BERLIN: True Grit, an Oscar-nominated remake of the classic western film, on Thursday kicked off the 61st Berlin film festival, a 10 day extravaganza of glitzy entertainment and explosive political fare.
The film, which is up for 10 Academy Awards, is screening out of competition for the festival’s Golden Bear top prize, which will be awarded to one of 16 contenders on February 19.
The Berlinale will screen nearly 400 films from 58 countries including 3D pictures from art-house directors, while Madonna may drop in to unveil out-takes from a new movie she directed, W.E. The festival director Dieter Kosslick opted for less Hollywood and more Sundance this year.
“Kosslick seems to have placed less of an emphasis on the fame of the directors and actors this year and that’s a mark in his favour,” Lars-Olav Beier, film critic for Der Spiegel magazine, said.
“Better to have good films from unknowns than mediocre films with stars.”
Iranian film-maker Asghar Farhadi, who won a best director prize for his haunting drama About Elly at the 2009 festival, will be back with Nader and Simin, A Separation about an estranged couple reunited by a surprise event. Farhadi faced a production ban by Iranian authorities while making the film for comments in support of dissident director Jafar Panahi, whom the festival will honour this year. The ban was later lifted.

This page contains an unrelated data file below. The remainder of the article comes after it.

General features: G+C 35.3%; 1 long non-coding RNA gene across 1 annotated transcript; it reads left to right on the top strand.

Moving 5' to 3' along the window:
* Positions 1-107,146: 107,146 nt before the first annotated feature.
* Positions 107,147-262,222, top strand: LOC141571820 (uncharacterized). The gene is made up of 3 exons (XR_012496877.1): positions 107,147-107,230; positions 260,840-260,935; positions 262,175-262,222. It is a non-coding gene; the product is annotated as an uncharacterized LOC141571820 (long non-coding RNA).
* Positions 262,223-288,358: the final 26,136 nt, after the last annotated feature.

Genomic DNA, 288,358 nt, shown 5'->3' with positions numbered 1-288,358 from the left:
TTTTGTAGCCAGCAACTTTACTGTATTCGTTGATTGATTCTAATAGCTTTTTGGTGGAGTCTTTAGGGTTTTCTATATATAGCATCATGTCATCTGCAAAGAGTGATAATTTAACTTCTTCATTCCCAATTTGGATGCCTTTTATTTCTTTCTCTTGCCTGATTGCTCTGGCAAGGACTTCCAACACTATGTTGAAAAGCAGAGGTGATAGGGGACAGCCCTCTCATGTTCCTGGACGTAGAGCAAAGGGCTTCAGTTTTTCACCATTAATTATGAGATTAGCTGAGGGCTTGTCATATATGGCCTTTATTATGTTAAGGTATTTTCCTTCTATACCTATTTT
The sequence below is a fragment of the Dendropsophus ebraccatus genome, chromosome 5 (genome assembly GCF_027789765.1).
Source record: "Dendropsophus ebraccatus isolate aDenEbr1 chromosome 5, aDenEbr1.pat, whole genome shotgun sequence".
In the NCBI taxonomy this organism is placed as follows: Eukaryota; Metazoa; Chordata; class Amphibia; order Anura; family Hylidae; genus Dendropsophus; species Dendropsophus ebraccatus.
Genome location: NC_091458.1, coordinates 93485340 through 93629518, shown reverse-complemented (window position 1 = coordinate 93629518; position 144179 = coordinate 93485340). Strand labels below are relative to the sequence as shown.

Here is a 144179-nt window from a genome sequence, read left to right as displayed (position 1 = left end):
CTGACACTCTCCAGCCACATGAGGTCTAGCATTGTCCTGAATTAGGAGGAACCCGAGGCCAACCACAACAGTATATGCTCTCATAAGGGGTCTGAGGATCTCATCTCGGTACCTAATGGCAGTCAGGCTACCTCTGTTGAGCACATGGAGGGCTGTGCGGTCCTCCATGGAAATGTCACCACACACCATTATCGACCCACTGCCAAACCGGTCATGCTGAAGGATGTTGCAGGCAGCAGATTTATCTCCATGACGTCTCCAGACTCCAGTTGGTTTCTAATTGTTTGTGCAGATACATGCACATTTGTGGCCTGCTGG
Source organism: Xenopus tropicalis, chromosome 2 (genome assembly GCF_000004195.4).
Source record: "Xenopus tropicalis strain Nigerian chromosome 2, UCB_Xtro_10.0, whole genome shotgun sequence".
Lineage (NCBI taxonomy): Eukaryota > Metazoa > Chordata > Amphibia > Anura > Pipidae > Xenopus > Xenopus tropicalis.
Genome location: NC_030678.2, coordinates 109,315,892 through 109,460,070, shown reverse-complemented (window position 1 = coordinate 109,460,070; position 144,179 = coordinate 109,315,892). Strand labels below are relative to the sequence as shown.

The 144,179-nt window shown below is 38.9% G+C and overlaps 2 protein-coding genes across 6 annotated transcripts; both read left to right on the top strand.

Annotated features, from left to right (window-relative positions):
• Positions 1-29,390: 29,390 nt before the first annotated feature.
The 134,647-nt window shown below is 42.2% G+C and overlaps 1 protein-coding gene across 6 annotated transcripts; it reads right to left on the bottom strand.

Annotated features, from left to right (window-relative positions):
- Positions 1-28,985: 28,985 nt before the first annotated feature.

The festival will also feature a raft of hard-hitting documentaries including a film about the jailed Russian oil tycoon Mikhail Khodorkovsky.
Last year’s Golden Bear prize went to Turkish drama Bal starring a seven-year-old boy as a struggling pupil who loses his father in a freak accident.
Published in The Express Tribune, February 11th, 2011.
Comments are moderated and generally will be posted if they are on-topic and not abusive.
For more information, please see our Comments FAQ